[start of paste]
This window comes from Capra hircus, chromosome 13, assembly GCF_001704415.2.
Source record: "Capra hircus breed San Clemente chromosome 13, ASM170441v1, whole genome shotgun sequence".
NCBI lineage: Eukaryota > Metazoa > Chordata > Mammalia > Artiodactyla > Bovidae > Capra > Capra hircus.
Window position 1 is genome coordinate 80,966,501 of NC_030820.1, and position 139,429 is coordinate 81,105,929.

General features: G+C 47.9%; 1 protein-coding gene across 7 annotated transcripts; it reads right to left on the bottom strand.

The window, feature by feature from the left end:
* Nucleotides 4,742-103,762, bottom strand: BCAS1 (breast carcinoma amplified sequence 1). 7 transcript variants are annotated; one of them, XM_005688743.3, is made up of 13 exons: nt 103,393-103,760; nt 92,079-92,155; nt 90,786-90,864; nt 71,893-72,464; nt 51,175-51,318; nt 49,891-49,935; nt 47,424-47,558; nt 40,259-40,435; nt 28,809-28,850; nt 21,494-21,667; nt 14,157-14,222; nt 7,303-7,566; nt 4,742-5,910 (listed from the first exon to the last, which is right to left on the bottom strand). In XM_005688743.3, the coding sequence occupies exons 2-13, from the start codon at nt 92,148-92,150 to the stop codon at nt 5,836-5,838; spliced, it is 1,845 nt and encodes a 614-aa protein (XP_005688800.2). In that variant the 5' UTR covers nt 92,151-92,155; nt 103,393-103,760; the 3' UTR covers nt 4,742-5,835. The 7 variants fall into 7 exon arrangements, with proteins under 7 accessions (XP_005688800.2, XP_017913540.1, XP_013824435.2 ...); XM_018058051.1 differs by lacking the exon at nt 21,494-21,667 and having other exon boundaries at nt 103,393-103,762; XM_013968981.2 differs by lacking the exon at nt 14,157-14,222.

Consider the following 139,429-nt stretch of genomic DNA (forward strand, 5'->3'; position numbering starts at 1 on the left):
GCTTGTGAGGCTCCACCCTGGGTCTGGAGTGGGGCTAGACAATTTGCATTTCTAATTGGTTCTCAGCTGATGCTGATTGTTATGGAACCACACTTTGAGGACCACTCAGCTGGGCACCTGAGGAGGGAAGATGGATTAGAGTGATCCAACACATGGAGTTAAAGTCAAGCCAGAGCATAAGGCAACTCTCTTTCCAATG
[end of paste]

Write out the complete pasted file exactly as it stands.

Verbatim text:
This window comes from Capra hircus, chromosome 13, assembly GCF_001704415.2.
Source record: "Capra hircus breed San Clemente chromosome 13, ASM170441v1, whole genome shotgun sequence".
NCBI lineage: Eukaryota > Metazoa > Chordata > Mammalia > Artiodactyla > Bovidae > Capra > Capra hircus.
Window position 1 is genome coordinate 80,966,501 of NC_030820.1, and position 139,429 is coordinate 81,105,929.

General features: G+C 47.9%; 1 protein-coding gene across 7 annotated transcripts; it reads right to left on the bottom strand.

The window, feature by feature from the left end:
* Nucleotides 4,742-103,762, bottom strand: BCAS1 (breast carcinoma amplified sequence 1). 7 transcript variants are annotated; one of them, XM_005688743.3, is made up of 13 exons: nt 103,393-103,760; nt 92,079-92,155; nt 90,786-90,864; nt 71,893-72,464; nt 51,175-51,318; nt 49,891-49,935; nt 47,424-47,558; nt 40,259-40,435; nt 28,809-28,850; nt 21,494-21,667; nt 14,157-14,222; nt 7,303-7,566; nt 4,742-5,910 (listed from the first exon to the last, which is right to left on the bottom strand). In XM_005688743.3, the coding sequence occupies exons 2-13, from the start codon at nt 92,148-92,150 to the stop codon at nt 5,836-5,838; spliced, it is 1,845 nt and encodes a 614-aa protein (XP_005688800.2). In that variant the 5' UTR covers nt 92,151-92,155; nt 103,393-103,760; the 3' UTR covers nt 4,742-5,835. The 7 variants fall into 7 exon arrangements, with proteins under 7 accessions (XP_005688800.2, XP_017913540.1, XP_013824435.2 ...); XM_018058051.1 differs by lacking the exon at nt 21,494-21,667 and having other exon boundaries at nt 103,393-103,762; XM_013968981.2 differs by lacking the exon at nt 14,157-14,222.

Consider the following 139,429-nt stretch of genomic DNA (forward strand, 5'->3'; position numbering starts at 1 on the left):
GCTTGTGAGGCTCCACCCTGGGTCTGGAGTGGGGCTAGACAATTTGCATTTCTAATTGGTTCTCAGCTGATGCTGATTGTTATGGAACCACACTTTGAGGACCACTCAGCTGGGCACCTGAGGAGGGAAGATGGATTAGAGTGATCCAACACATGGAGTTAAAGTCAAGCCAGAGCATAAGGCAACTCTCTTTCCAATG